Alluring VSC in F1 Explained

Alluring VSC in F1 Explained

VSC in F1 is a concept that needs a bit of explanation. It’s a bit messy and a bit complex but don’t worry we are here to help. In this section, we look into all things Virtual Safety Car and how it can affect the f1 standings.

VSC F1 Meaning

Basically, it’s a procedure used for situations that require a more robust response than just double-waved yellow flags but aren’t severe enough to warrant a whole (standard) safety car. Quoting sporting regulation 56.2 directly…

When the order is given to initiate the VSC procedure a message “VSC DEPLOYED” will be sent to all Competitors via the official messaging system and all FIA light panels will display “VSC”.

FIA Guidelines

Effectively, all drivers will be told via their displays that the VSC has been implemented, and all the light panels at the side of the track will say “VSC”. Usually, the marshals wave yellow flags and hold out a board that says “VSC” to ensure there is absolutely zero ambiguity.

While VSC in F1 procedure is in force, all drivers have to lower their speed by 40%, and they are timed between marshaling posts to make damn sure they are driving slowly. When the VSC in F1 ends, the message “VSC ENDING” is sent over the system, and after a variable delay of 10–15 seconds (up to the race director) the light panels change to green and the drivers can go racing again.

Why was VSC in F1 created?

The procedure was created after the tragic death of Jules Bianchi at the 2014 Japanese Grand Prix; Bianchi was going perhaps a little too fast for the double-waved yellows at Turn 7 for a stranded car in the runoff, and he lost control of the car in the torrential rain. He went and hit a recovery crane, injuring his skull so badly he would never regain consciousness; he would die a few months later.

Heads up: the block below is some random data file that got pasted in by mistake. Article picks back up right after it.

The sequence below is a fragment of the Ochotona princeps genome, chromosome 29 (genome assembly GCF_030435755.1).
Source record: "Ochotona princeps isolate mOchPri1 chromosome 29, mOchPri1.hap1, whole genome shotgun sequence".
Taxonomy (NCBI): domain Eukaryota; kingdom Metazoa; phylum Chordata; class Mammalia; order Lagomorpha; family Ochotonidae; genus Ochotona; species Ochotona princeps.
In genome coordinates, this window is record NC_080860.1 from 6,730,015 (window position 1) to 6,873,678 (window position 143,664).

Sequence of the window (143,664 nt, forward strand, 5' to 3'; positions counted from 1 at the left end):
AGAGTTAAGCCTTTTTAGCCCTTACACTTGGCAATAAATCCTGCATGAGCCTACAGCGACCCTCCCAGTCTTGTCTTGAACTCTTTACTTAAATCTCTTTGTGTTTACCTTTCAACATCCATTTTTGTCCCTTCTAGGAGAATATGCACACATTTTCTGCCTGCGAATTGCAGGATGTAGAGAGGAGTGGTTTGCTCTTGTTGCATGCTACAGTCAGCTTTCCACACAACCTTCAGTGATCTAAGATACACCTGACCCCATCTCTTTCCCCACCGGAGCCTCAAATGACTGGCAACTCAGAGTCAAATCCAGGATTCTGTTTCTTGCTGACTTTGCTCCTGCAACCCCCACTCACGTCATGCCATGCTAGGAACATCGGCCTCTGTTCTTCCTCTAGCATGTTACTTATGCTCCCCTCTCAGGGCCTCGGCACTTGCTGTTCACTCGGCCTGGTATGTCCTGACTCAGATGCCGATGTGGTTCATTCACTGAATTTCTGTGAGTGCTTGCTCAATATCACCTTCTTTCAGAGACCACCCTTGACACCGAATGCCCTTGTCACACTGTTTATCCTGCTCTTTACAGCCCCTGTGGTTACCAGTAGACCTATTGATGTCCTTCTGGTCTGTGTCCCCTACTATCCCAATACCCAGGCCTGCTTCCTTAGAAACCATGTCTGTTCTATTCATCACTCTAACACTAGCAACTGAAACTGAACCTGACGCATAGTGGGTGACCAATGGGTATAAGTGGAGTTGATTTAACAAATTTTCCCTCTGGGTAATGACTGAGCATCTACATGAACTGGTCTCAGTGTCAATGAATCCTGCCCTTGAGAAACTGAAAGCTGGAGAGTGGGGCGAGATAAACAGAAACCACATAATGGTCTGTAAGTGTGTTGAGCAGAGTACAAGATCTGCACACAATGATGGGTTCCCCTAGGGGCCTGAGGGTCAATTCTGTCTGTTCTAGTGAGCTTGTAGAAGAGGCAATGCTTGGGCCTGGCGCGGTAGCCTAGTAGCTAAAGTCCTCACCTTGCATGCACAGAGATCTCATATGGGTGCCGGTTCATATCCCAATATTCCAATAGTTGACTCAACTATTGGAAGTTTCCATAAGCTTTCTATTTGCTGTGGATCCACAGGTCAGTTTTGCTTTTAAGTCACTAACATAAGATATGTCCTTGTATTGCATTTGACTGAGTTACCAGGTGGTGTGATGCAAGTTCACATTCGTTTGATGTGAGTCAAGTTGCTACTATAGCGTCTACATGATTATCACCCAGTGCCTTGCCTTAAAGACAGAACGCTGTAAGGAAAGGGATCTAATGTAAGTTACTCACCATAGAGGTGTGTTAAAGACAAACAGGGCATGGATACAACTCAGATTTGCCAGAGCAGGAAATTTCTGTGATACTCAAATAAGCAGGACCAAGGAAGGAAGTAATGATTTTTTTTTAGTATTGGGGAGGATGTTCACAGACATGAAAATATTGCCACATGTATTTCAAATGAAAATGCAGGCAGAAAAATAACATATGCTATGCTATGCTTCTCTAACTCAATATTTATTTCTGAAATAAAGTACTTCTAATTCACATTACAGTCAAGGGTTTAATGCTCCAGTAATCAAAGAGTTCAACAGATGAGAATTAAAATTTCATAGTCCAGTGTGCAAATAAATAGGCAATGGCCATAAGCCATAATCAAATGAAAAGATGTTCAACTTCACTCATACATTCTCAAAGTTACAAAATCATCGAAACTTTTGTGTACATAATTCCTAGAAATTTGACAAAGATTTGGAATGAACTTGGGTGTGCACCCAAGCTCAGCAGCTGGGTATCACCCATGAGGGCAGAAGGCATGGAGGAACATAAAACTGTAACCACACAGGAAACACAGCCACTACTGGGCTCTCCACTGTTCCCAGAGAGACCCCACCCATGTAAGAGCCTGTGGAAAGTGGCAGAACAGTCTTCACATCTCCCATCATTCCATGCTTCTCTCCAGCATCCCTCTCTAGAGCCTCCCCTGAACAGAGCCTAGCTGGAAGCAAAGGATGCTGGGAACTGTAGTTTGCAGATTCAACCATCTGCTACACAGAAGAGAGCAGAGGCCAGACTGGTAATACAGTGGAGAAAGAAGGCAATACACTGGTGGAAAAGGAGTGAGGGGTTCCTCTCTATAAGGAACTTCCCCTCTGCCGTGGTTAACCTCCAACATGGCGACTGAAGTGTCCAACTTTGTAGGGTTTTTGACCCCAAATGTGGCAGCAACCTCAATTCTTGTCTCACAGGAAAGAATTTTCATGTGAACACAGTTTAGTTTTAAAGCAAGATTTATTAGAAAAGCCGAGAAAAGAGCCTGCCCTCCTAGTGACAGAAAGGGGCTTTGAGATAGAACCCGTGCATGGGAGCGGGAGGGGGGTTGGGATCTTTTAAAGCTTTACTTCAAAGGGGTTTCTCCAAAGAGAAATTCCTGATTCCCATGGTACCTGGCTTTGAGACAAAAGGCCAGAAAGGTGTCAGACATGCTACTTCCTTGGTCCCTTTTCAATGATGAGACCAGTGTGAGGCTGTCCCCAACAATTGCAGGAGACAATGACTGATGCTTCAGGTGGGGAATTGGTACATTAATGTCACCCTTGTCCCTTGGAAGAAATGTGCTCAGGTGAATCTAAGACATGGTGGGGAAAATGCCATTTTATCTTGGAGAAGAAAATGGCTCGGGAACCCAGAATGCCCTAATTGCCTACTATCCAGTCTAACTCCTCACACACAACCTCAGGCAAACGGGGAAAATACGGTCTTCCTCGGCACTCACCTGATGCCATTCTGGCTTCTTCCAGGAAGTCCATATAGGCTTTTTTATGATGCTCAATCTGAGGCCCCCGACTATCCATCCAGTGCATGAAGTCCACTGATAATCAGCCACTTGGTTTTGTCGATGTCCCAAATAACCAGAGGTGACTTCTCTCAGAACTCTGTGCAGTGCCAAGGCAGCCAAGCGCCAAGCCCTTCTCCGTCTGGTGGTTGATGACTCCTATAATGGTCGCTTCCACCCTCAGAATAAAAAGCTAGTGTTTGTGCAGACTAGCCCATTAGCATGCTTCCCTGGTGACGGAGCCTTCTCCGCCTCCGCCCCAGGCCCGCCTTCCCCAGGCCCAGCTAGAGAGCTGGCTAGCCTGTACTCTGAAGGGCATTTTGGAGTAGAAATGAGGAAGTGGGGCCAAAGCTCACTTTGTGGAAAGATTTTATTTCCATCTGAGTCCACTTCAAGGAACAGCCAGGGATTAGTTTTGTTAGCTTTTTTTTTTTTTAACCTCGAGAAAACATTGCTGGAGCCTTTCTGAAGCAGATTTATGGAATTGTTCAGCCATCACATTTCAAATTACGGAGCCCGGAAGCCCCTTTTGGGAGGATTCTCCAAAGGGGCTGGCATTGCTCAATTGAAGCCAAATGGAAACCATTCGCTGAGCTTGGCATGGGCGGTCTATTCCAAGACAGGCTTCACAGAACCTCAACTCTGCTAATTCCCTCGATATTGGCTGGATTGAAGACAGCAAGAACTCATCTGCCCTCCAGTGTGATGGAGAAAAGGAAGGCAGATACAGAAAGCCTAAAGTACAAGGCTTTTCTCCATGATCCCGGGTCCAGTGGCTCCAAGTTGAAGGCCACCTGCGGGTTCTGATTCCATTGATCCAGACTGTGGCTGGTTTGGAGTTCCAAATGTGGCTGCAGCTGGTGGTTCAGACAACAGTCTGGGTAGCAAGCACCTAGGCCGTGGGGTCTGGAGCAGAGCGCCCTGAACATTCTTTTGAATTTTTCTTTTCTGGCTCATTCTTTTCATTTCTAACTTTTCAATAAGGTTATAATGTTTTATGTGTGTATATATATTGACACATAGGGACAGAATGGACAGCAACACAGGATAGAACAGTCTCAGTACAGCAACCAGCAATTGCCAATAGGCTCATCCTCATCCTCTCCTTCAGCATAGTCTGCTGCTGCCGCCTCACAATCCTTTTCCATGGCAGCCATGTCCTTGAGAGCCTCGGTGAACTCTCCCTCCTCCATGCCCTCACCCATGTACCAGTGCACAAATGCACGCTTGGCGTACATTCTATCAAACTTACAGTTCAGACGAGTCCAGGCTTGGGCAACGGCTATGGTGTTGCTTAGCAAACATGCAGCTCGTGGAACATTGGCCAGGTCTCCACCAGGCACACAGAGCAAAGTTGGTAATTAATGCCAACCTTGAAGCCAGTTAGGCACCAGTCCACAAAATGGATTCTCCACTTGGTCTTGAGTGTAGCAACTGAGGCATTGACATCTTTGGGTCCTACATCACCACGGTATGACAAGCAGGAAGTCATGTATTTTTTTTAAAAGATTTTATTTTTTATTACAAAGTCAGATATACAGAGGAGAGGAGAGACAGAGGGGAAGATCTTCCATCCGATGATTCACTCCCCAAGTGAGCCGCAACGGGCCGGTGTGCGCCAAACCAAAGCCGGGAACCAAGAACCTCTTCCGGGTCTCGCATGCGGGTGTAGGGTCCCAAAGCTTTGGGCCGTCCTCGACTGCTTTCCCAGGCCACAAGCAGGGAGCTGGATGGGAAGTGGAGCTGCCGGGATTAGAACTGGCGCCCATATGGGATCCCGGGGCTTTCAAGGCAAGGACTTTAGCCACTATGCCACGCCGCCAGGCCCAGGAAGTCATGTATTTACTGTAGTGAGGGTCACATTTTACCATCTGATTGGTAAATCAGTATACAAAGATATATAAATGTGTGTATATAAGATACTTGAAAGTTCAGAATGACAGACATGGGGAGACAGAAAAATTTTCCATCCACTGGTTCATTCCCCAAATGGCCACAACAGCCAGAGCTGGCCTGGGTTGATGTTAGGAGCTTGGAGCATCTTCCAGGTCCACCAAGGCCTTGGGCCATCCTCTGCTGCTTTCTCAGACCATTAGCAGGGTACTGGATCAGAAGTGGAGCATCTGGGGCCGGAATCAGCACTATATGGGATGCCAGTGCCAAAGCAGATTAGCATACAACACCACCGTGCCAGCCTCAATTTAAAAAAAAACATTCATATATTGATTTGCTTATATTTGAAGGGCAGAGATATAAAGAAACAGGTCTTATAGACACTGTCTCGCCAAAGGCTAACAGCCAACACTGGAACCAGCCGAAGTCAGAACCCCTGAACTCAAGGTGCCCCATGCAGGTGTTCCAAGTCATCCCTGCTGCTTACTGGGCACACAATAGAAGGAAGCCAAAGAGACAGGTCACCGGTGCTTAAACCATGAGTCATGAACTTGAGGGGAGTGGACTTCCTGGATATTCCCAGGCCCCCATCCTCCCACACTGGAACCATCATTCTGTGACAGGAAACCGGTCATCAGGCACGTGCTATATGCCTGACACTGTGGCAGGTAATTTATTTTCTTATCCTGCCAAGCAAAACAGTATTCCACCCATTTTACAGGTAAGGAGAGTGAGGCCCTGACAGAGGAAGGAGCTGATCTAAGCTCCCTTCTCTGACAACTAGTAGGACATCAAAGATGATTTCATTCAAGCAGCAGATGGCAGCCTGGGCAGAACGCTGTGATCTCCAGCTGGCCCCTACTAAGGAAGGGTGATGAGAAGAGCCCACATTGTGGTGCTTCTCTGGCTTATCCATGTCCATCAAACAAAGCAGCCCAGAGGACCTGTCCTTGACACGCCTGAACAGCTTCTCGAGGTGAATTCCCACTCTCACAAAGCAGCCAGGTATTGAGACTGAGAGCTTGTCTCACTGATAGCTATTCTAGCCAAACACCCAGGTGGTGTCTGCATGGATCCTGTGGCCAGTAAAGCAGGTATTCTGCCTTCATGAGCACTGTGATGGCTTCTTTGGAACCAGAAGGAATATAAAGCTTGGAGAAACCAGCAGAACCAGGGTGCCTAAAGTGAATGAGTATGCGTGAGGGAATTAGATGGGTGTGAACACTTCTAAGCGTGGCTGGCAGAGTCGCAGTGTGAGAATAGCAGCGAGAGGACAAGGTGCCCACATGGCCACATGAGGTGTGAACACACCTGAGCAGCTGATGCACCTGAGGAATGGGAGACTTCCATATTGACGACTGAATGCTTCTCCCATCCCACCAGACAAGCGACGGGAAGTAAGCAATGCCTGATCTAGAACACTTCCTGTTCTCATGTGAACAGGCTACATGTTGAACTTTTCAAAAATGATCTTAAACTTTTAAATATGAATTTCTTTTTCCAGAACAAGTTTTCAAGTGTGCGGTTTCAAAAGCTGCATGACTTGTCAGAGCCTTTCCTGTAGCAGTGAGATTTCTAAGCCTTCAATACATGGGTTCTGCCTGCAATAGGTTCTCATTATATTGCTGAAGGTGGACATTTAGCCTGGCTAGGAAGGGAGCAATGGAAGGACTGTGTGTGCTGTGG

VSC Advantage

The VSC has the advantage of flexibility; it’s quicker to start and end a VSC than it is to use a full safety car. With a VSC, the director simply presses a button and everyone slows down straight away, while a Safety Car may have drivers being relatively rapid in the time before catching the Safety Car itself; calling in the VSC is also way easier, as you simply press a button, wait 15 seconds, and you’re off, whereas with a full Safety Car you have to un-lap the lapped cars and wait until the cars are back at the finish line.

In addition, the VSC keeps the gaps the same, instead of a full Safety Car which eliminates any gap the drivers have built up to the car behind.

Is VSC in F1 perfect?

The VSC is still relatively new, and occasionally the procedure gets tweaked by the FIA in response to drivers’ concerns (including one case where Vettel and Alonso both found a really stupid loophole that allowed them to initially gain huge amounts of time on the car in front).

Vettel on VSC

Vettel during the Spanish Gp in 2018, lost 2 places when he pitted in VSC but he criticized the system for having a huge loophole. Basically, drivers are shown a delta on their wheel for each sector, but they’re allowed to exceed the delta at a few mini sectors – as long as the total average stays below for the sector.

VSC in F1
VSC in f1 | VSC deployed in a Race

This allows a driver to plan their sectors and mini sectors to reduce the distance to the driver ahead by driving a shorter distance at faster speeds & next mini sector slower by following the racing line and thus positioning yourself for a better attack position while still being below the sector average.

Remember the Perez and George Russel Virtual Safety car f1 2022 incident during the French Gp is the same tactics. Although the VSC threw an error in this case, but this can be used every time by the driver behind.

VSC in F1 | Russel and Perez Incident in French GP | Credits: Onboard F1


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